Abraham Ortelius, 1612. unbound. Map. Engraving with hand coloring. Image measures 14" x 19.25" very good(+).
This stunning 1612 map by Abraham Ortelius depicts the Western Hemisphere. At the time it was issued, the coastal areas of the New World had been fairly well explored, and Europeans were just beginning settlement and colonization. It is notable for depicting Spanish and Portuguese colonies in high detail, for these powers were notoriously protective of their geographical surveys.
This is the first state of the third plate engraved for Ortelius's landmark map of the New World. It is distinguished from the first two plates by the lack of the bulge to the southwest coast of South America. Several other cartographic enhancements are apparent on closer inspections.
The Solomon Islands are depicted here for the first time since their discovery in 1568 by Alvaro de Mendana. The map identifies several places previously unpublished due to political reasons. These were provided to Ortelius by Haklyut on the basis of recent explorations. The nomenclature in California is also included.
Perhaps the most notable enhancements on the east coast is the Indian name Wingandkoa and an inlet just above, possibly the first depiction of the Chesapeake Bay on a printed map, reflecting early English efforts at Colonization in the Outer Banks of the Carolinas.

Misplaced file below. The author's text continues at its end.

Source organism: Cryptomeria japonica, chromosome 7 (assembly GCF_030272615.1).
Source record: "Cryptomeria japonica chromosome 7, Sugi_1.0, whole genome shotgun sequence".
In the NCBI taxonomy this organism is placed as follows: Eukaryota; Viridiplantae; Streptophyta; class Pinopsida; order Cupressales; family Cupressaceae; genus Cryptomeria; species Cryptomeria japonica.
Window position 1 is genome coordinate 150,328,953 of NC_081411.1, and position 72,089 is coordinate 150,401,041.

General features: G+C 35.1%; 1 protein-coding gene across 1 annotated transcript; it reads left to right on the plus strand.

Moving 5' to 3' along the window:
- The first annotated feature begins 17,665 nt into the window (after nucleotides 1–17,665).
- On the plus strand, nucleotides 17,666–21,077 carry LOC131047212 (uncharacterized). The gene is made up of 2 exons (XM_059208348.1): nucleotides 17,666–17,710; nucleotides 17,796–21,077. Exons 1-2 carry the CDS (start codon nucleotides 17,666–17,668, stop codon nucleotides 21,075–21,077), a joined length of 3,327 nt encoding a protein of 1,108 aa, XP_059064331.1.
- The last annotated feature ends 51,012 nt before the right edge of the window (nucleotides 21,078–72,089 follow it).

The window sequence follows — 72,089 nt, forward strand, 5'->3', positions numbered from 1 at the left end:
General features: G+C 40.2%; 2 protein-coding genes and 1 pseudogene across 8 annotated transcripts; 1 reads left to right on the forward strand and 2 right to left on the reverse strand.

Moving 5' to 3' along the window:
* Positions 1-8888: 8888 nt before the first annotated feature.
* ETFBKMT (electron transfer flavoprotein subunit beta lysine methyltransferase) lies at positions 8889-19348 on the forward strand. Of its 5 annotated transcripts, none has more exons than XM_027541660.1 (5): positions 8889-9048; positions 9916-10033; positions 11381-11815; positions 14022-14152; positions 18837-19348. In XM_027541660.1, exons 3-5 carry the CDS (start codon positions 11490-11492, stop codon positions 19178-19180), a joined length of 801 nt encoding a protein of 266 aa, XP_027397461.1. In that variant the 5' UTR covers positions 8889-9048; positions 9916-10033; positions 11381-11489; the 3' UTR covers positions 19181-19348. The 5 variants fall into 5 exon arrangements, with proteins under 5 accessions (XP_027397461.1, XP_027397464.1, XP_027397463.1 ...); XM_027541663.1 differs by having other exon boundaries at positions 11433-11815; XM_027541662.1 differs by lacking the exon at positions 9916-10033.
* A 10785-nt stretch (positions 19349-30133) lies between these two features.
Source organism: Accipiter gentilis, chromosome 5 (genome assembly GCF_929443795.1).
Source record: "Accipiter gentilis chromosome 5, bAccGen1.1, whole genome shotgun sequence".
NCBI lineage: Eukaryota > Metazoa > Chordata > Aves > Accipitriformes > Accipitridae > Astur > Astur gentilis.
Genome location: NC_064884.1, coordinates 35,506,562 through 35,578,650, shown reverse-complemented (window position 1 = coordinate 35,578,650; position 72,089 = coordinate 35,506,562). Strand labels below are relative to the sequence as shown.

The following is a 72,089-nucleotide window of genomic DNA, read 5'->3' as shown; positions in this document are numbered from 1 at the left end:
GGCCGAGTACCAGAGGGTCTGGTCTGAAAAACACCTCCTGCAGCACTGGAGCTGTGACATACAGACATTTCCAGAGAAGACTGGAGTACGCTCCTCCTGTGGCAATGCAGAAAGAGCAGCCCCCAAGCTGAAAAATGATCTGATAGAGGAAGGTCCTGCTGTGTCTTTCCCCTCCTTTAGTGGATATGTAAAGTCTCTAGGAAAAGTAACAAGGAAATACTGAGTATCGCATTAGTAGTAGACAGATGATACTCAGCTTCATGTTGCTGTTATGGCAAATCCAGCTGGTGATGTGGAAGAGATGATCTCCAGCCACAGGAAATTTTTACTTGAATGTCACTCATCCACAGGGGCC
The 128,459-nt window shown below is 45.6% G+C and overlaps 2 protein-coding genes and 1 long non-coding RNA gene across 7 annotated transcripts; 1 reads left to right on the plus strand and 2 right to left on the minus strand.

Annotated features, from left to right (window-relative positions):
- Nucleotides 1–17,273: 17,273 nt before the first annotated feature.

Based on Gerard Mercators 1569 World Map, this map includes an abundance of cartographic speculation, representing the knowledge of the region during the time. The kingdom of Quivira, the supposed ancient city of gold in North America. Conquistador Francisco Vázquez de Coronado searched for Quivira for several years to finally find it was no more than American Indian settlement of farming people. Terro del Fueggo, first reached by Magellan is here shown to be part of the large speculated continent of Terra Australis that extends westward with the annotation "The southern of Magellanican land, as yet unknown".
Other interesting annotations throughout include "Somewhere here there are islands which according to some have gold", and Patagonia shows a notation that suggests its inhabitants were giants.
The waters are ornamented with illustrations of ships and a sea monster. In earlier plates, the ships are different. A large title cartouche is included in the bottom left. Another scale cartouche appears in the top left. Published in the 1612 or 1608 edition (the map is identical in both editions) of Ortelius' famous "Theatrum Orbis Terrarum," which is historically considered the first modern atlas. Based on the text on verso, only 300 copies of this particular edition were ever printed (van der Broecke 11).
Italian text on verso. Minor chipping to edges. Full original margins. Minor wear along original centerfold.
Abraham Ortelius (1527--1598), a Flemish cartographer and geographer, is widely regarded as one of the important and influential cartographers in history. He is known for his "Theatrum Orbis Terrarum," which was the first modern atlas.